I have very few dresses that have a distinct waist seam. It's not how I roll--being very short waisted with a large bust. I'm glad I gave this a go though, and I learned a ton. I love the piping. I'm not too afraid of lining now. I can FBA a princess seam bodice. But I don't think I'm going to start making dresses with a horizontal waist line. Though I realize that was necessary to get the fullness in the skirt. If I did this one again, I'd leave out the waist piping. Though it does add a nice detail and logical separation between the gathers and the bodice....

Thursday, July 04, 2019

Still Here

June was SO busy. Even with Megan away at camp for a week (so I didn't hear "Mom, I need to go to..." every day), I was still really busy. I know I did some sewing...I finished the dress to wear to Megan's graduation. What else? Oh, two pairs of Sequoia pants! Sunset Lounger pants! A shirt for Rob! A swimsuit! I thought I had posted about that one. Oh, I did! Back in May! Really?! Okay then. Let's go with the Sequoia pants first.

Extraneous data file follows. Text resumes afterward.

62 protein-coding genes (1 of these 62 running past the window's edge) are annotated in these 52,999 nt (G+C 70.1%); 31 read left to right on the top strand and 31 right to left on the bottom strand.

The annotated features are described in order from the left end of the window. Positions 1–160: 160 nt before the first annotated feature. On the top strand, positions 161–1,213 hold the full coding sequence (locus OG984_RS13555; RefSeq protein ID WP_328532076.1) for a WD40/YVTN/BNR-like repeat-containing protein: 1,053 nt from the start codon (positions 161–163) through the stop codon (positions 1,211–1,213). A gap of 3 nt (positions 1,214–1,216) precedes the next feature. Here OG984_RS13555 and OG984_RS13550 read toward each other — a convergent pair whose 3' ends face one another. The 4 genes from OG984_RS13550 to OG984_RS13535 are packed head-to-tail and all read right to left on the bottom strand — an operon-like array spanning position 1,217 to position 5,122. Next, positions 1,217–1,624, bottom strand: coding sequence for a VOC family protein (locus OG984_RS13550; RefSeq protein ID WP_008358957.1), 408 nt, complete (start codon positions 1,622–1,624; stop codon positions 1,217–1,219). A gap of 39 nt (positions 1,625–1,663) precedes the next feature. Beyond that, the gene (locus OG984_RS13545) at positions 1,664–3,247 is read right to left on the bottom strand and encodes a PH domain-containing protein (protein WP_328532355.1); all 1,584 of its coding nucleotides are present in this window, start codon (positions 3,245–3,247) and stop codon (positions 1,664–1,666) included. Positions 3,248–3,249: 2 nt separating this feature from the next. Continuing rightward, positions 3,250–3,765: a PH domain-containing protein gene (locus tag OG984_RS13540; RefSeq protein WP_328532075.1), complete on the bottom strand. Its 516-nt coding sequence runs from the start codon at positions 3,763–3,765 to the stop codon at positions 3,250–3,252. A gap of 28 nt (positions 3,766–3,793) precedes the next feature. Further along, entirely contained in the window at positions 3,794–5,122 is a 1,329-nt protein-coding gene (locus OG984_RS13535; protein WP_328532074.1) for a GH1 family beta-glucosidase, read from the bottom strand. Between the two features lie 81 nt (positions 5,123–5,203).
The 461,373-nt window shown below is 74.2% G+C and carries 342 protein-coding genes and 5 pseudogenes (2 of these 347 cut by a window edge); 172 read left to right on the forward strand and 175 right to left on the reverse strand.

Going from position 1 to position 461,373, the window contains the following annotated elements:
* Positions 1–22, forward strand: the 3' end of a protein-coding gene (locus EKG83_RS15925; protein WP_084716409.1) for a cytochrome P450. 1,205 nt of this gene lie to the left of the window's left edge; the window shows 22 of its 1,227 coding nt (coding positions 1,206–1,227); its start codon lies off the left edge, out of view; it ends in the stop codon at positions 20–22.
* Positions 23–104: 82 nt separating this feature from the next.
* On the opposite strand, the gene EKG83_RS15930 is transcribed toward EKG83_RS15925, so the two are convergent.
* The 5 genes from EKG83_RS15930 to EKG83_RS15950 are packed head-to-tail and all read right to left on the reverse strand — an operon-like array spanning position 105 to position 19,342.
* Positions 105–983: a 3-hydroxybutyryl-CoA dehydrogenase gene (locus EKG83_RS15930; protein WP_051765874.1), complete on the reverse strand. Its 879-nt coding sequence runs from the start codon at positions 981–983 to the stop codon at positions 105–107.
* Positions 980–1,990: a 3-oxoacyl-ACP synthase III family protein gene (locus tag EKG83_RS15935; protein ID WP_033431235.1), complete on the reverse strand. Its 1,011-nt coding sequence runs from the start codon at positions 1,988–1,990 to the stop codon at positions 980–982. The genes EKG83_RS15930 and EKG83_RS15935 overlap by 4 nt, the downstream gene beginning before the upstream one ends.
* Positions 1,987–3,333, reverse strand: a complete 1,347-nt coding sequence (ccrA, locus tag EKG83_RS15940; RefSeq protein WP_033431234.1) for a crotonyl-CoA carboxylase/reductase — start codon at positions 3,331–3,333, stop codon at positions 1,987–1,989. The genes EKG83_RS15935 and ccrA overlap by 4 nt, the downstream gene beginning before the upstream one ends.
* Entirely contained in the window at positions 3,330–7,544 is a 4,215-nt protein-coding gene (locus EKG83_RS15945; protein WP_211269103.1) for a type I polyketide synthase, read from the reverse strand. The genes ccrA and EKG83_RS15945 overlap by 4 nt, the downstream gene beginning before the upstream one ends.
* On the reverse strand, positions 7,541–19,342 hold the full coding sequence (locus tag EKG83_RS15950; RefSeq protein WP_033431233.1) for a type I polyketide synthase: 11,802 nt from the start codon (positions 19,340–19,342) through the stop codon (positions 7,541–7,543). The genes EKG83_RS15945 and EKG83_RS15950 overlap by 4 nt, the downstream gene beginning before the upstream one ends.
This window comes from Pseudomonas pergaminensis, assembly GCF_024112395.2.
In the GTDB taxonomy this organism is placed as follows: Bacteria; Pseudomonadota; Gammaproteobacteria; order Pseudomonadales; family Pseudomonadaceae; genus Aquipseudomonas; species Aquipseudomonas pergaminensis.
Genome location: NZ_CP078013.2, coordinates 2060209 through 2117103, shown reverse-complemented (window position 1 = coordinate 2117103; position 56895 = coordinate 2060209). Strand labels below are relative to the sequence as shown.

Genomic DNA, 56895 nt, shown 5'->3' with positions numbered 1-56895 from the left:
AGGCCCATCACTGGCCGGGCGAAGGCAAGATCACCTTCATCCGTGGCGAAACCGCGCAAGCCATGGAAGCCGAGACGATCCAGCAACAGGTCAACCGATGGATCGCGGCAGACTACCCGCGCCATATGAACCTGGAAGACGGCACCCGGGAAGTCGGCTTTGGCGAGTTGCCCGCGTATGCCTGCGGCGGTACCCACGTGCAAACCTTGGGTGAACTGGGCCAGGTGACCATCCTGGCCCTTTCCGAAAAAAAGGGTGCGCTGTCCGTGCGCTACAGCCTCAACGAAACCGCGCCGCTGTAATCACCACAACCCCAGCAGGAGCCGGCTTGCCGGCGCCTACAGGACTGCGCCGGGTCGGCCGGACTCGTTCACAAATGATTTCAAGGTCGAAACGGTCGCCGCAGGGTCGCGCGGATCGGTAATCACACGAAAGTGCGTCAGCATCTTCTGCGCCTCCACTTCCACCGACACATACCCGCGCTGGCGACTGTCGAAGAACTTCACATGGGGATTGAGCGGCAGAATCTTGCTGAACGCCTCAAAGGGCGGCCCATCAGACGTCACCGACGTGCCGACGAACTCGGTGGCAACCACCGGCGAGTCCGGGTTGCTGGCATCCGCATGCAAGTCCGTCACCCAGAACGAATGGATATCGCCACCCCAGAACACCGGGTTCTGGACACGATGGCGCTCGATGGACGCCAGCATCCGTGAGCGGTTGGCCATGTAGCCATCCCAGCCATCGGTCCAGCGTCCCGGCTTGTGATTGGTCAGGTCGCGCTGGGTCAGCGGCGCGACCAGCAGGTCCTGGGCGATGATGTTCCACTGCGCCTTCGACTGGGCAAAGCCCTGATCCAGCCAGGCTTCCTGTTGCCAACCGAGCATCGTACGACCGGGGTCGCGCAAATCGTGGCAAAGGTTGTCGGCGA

April (I think is when I made these), I had some time when I couldn't work due to my truck being "in the shop" (stuck in the driveway, awaiting parts and good weather to put them on). I found some dark brown corduroy fabric in my stash and thought "I've been wanting dark brown wintery pants". I have some linen blend but they're not good for winter and have no pockets. I have the pair I made without a pattern, but the brown is not dark. The way spring was going, I was pretty sure I could still get some use out of heavier pants.
 I don't know why, but my phone wanted to wash out these pictures so badly. I did side pockets, making sure my phone would fit this time. My phone is a bit smaller than when I made my first two pairs, so that helped. I got some brown snaps from a friend, but they were a little lighter  than I was hoping. And, even though I didn't interface the flaps, and I used a plain cotton for the inside of the flap, I couldn't get the snaps to work. The prong wasn't long enough.
 Before I was even done, I saw that these were basically going to be like wearing a Swiffer.
 For the waistband, I followed most of the instructions, but I didn't stitch down the elastic. I don't think it has very much stretch when you do that.